I wrote a piece a while back about how centralized computing makes a cloud a big target. I didn’t want to get into the biological origins of this stuff, but one commenter was right: Monoculture is a precursor to extinction.
In university (which seems a long, long time ago) I wrote my thesis on evolutionary theory and product life cycles. Admittedly, not a screamingly fun topic, but it did give me a chance to read up on the Burgess Shale and other such things.
Now comes word that Amazon’s EC2, by virtue of the independence it affords hosters, is being used by bad guys for nefarious misdeeds (thanks to Rachel Chalmers of The 451 for pointing it out.) This provides an additional risk: Many of the Internet’s defense mechanisms involve black-holing specific hosters when the sites they’re operating do bad things.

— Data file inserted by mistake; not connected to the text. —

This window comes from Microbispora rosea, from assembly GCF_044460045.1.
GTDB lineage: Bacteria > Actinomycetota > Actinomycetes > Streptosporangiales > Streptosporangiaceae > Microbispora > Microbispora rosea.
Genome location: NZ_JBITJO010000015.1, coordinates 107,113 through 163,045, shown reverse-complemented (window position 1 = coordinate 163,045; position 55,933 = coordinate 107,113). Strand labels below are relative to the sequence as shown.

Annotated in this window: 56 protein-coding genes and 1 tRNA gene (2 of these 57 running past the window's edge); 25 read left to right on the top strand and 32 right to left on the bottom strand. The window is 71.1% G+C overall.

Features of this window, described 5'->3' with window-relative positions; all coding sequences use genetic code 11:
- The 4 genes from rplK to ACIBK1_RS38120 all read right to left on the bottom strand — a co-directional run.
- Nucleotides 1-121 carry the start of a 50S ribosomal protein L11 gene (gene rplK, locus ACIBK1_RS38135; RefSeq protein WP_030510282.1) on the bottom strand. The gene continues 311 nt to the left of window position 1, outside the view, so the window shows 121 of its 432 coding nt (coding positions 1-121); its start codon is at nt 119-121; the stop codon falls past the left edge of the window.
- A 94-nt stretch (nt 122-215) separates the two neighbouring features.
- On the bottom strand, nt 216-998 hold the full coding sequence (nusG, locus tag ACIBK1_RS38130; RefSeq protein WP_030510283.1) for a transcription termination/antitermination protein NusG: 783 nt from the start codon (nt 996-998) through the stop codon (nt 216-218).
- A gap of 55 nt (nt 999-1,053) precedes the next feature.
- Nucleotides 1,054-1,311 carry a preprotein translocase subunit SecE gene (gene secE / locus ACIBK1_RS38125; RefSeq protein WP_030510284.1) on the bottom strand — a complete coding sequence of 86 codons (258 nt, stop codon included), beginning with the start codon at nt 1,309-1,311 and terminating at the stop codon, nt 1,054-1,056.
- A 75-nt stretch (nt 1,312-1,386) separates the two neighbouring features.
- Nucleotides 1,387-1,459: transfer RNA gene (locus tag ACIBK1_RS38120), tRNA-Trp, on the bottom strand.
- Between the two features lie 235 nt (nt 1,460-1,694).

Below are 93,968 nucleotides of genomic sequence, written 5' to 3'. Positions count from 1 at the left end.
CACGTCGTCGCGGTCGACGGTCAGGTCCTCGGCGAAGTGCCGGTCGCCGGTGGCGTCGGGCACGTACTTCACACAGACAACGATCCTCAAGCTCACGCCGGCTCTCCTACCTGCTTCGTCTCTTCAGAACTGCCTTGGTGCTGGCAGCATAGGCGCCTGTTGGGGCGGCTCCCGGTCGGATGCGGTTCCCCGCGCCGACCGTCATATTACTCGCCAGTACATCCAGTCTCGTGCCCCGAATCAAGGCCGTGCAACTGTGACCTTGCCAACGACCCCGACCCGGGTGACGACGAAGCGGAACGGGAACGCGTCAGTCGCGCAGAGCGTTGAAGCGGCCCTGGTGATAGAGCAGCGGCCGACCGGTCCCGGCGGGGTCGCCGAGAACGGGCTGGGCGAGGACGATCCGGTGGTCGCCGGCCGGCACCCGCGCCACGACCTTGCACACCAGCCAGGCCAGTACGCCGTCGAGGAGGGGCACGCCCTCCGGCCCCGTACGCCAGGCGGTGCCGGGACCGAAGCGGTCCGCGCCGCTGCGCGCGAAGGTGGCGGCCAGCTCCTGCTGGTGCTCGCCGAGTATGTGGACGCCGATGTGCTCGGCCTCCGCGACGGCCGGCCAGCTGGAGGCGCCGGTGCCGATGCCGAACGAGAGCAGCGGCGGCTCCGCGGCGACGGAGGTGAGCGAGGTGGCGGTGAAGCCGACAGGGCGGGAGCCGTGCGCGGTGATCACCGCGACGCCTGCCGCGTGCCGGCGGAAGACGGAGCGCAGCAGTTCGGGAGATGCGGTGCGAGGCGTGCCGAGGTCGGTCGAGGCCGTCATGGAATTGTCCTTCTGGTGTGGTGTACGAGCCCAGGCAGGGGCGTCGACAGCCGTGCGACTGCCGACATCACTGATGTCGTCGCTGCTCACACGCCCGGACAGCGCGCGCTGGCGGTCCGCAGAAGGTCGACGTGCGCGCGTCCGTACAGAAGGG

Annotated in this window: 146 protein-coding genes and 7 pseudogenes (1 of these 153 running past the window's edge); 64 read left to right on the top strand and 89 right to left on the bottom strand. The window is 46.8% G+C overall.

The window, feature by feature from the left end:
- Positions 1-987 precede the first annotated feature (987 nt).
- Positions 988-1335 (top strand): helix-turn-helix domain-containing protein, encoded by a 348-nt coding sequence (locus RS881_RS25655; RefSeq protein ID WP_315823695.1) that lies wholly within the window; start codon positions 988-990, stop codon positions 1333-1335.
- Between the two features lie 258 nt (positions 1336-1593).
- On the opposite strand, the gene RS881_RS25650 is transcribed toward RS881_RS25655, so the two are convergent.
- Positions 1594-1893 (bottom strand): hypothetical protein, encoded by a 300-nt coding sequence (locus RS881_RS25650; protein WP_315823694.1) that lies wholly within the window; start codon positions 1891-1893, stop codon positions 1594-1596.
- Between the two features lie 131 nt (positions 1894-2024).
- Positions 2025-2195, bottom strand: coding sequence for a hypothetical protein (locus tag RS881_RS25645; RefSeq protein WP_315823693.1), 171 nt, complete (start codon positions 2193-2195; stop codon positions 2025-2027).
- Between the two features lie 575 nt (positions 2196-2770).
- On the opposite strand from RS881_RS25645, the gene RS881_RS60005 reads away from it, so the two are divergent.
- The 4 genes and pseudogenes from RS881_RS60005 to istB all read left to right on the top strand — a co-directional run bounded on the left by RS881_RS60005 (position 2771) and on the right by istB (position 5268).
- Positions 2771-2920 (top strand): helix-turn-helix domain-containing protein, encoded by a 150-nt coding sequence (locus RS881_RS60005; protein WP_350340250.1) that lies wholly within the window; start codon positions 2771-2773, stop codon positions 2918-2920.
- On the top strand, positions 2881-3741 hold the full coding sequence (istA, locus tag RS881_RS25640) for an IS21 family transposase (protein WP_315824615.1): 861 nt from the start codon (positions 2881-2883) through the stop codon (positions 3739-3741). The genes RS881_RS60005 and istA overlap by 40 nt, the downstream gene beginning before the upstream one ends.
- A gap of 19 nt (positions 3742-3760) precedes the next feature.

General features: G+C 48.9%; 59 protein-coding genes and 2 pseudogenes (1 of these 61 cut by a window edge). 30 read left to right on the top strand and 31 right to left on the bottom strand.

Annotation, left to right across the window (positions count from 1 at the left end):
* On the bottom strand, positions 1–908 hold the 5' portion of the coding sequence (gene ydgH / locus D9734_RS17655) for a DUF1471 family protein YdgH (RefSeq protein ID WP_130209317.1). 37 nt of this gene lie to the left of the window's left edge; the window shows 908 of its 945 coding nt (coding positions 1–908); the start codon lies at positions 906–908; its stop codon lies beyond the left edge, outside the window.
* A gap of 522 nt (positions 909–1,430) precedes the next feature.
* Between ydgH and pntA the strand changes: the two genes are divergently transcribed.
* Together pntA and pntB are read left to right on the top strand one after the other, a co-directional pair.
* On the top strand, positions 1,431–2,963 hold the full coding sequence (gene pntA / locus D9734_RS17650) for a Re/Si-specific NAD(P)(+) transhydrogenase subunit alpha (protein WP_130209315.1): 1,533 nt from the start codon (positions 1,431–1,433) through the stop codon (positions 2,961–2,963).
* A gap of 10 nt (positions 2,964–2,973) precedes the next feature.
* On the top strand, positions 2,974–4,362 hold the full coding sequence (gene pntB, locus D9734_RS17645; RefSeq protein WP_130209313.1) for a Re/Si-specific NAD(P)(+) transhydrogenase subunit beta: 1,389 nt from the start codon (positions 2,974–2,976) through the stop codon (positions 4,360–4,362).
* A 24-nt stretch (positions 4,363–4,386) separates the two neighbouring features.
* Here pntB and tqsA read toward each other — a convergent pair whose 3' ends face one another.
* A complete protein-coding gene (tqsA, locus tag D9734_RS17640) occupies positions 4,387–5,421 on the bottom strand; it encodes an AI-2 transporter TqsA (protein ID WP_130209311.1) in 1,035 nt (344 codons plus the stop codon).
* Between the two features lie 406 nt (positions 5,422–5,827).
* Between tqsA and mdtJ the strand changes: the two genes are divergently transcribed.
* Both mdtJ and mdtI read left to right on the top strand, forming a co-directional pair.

Of course, when you’re hosting many applications, having one of them get blacklisted can be a nuisance for all the others. What’s interesting is the back-pressure we’re seeing arise against the popularity of cloud computing: At Structure, we debated the fear of lock-in; Stacey has a great piece on enterprise obstacles to adoption; and here, we’re seeing the downside of on-demand, easy-access platforms.
In other words, the bigger they are, the harder they fall. And that doesn’t just apply to dinosaurs.